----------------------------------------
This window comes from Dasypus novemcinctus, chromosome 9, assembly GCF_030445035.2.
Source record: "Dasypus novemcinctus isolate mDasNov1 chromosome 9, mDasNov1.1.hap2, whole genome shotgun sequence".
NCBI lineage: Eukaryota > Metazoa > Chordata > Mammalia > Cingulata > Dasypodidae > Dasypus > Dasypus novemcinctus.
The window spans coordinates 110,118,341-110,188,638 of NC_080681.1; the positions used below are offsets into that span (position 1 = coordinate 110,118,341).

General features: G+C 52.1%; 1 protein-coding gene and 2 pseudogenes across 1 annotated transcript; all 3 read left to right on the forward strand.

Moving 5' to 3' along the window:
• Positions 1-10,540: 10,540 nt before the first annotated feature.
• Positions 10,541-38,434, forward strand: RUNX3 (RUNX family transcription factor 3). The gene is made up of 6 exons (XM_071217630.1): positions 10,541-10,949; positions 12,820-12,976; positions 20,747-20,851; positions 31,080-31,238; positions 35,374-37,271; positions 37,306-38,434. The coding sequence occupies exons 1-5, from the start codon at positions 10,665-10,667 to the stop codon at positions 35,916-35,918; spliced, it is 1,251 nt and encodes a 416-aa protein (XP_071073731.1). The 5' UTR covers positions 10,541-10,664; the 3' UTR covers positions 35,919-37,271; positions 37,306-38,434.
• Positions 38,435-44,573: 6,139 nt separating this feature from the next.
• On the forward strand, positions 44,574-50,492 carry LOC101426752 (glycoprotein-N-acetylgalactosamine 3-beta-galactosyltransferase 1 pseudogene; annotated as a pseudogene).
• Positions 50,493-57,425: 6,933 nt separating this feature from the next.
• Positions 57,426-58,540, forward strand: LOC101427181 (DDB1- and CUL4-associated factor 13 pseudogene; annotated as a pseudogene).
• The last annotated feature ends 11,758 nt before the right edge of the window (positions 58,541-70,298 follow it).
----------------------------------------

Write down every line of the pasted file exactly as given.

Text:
This window comes from Dasypus novemcinctus, chromosome 9, assembly GCF_030445035.2.
Source record: "Dasypus novemcinctus isolate mDasNov1 chromosome 9, mDasNov1.1.hap2, whole genome shotgun sequence".
NCBI lineage: Eukaryota > Metazoa > Chordata > Mammalia > Cingulata > Dasypodidae > Dasypus > Dasypus novemcinctus.
The window spans coordinates 110,118,341-110,188,638 of NC_080681.1; the positions used below are offsets into that span (position 1 = coordinate 110,118,341).

General features: G+C 52.1%; 1 protein-coding gene and 2 pseudogenes across 1 annotated transcript; all 3 read left to right on the forward strand.

Moving 5' to 3' along the window:
• Positions 1-10,540: 10,540 nt before the first annotated feature.
• Positions 10,541-38,434, forward strand: RUNX3 (RUNX family transcription factor 3). The gene is made up of 6 exons (XM_071217630.1): positions 10,541-10,949; positions 12,820-12,976; positions 20,747-20,851; positions 31,080-31,238; positions 35,374-37,271; positions 37,306-38,434. The coding sequence occupies exons 1-5, from the start codon at positions 10,665-10,667 to the stop codon at positions 35,916-35,918; spliced, it is 1,251 nt and encodes a 416-aa protein (XP_071073731.1). The 5' UTR covers positions 10,541-10,664; the 3' UTR covers positions 35,919-37,271; positions 37,306-38,434.
• Positions 38,435-44,573: 6,139 nt separating this feature from the next.
• On the forward strand, positions 44,574-50,492 carry LOC101426752 (glycoprotein-N-acetylgalactosamine 3-beta-galactosyltransferase 1 pseudogene; annotated as a pseudogene).
• Positions 50,493-57,425: 6,933 nt separating this feature from the next.
• Positions 57,426-58,540, forward strand: LOC101427181 (DDB1- and CUL4-associated factor 13 pseudogene; annotated as a pseudogene).
• The last annotated feature ends 11,758 nt before the right edge of the window (positions 58,541-70,298 follow it).